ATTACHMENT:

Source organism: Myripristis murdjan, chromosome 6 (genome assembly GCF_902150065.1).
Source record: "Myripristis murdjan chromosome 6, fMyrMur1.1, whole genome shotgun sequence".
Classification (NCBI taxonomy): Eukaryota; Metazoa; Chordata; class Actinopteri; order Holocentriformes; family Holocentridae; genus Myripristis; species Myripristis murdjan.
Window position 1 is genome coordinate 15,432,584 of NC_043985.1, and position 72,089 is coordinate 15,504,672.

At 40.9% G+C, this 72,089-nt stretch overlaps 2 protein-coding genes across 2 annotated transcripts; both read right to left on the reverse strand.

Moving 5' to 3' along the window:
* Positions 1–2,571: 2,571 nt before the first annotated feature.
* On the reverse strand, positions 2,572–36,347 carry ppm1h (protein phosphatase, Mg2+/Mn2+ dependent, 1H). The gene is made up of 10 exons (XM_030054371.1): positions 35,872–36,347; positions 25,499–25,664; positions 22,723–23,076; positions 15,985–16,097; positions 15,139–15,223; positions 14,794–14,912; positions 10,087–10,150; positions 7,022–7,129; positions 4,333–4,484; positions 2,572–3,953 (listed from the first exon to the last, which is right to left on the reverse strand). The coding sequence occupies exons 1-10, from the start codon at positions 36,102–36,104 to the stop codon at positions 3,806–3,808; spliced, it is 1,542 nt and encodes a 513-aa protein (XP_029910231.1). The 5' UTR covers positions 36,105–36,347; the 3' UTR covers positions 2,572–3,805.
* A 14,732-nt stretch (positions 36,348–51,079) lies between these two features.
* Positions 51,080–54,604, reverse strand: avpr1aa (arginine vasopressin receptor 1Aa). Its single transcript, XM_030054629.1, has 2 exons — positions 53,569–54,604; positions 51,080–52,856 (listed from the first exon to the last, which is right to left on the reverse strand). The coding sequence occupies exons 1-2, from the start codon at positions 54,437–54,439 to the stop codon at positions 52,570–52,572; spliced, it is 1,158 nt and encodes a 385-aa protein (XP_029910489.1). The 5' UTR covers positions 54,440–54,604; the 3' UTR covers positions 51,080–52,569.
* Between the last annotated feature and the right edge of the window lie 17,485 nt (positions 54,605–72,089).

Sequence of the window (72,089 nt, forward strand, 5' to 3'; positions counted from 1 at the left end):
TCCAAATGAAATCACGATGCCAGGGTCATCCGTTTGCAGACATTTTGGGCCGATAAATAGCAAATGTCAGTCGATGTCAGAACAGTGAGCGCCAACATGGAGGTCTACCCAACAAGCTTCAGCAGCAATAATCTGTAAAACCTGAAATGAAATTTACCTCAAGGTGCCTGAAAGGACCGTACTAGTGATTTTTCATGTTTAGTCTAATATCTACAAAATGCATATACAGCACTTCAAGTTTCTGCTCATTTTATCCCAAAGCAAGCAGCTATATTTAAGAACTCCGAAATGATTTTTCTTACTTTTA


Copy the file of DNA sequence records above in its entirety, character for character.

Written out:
Source organism: Myripristis murdjan, chromosome 6 (genome assembly GCF_902150065.1).
Source record: "Myripristis murdjan chromosome 6, fMyrMur1.1, whole genome shotgun sequence".
Classification (NCBI taxonomy): Eukaryota; Metazoa; Chordata; class Actinopteri; order Holocentriformes; family Holocentridae; genus Myripristis; species Myripristis murdjan.
Window position 1 is genome coordinate 15,432,584 of NC_043985.1, and position 72,089 is coordinate 15,504,672.

At 40.9% G+C, this 72,089-nt stretch overlaps 2 protein-coding genes across 2 annotated transcripts; both read right to left on the reverse strand.

Moving 5' to 3' along the window:
* Positions 1–2,571: 2,571 nt before the first annotated feature.
* On the reverse strand, positions 2,572–36,347 carry ppm1h (protein phosphatase, Mg2+/Mn2+ dependent, 1H). The gene is made up of 10 exons (XM_030054371.1): positions 35,872–36,347; positions 25,499–25,664; positions 22,723–23,076; positions 15,985–16,097; positions 15,139–15,223; positions 14,794–14,912; positions 10,087–10,150; positions 7,022–7,129; positions 4,333–4,484; positions 2,572–3,953 (listed from the first exon to the last, which is right to left on the reverse strand). The coding sequence occupies exons 1-10, from the start codon at positions 36,102–36,104 to the stop codon at positions 3,806–3,808; spliced, it is 1,542 nt and encodes a 513-aa protein (XP_029910231.1). The 5' UTR covers positions 36,105–36,347; the 3' UTR covers positions 2,572–3,805.
* A 14,732-nt stretch (positions 36,348–51,079) lies between these two features.
* Positions 51,080–54,604, reverse strand: avpr1aa (arginine vasopressin receptor 1Aa). Its single transcript, XM_030054629.1, has 2 exons — positions 53,569–54,604; positions 51,080–52,856 (listed from the first exon to the last, which is right to left on the reverse strand). The coding sequence occupies exons 1-2, from the start codon at positions 54,437–54,439 to the stop codon at positions 52,570–52,572; spliced, it is 1,158 nt and encodes a 385-aa protein (XP_029910489.1). The 5' UTR covers positions 54,440–54,604; the 3' UTR covers positions 51,080–52,569.
* Between the last annotated feature and the right edge of the window lie 17,485 nt (positions 54,605–72,089).

Sequence of the window (72,089 nt, forward strand, 5' to 3'; positions counted from 1 at the left end):
TCCAAATGAAATCACGATGCCAGGGTCATCCGTTTGCAGACATTTTGGGCCGATAAATAGCAAATGTCAGTCGATGTCAGAACAGTGAGCGCCAACATGGAGGTCTACCCAACAAGCTTCAGCAGCAATAATCTGTAAAACCTGAAATGAAATTTACCTCAAGGTGCCTGAAAGGACCGTACTAGTGATTTTTCATGTTTAGTCTAATATCTACAAAATGCATATACAGCACTTCAAGTTTCTGCTCATTTTATCCCAAAGCAAGCAGCTATATTTAAGAACTCCGAAATGATTTTTCTTACTTTTA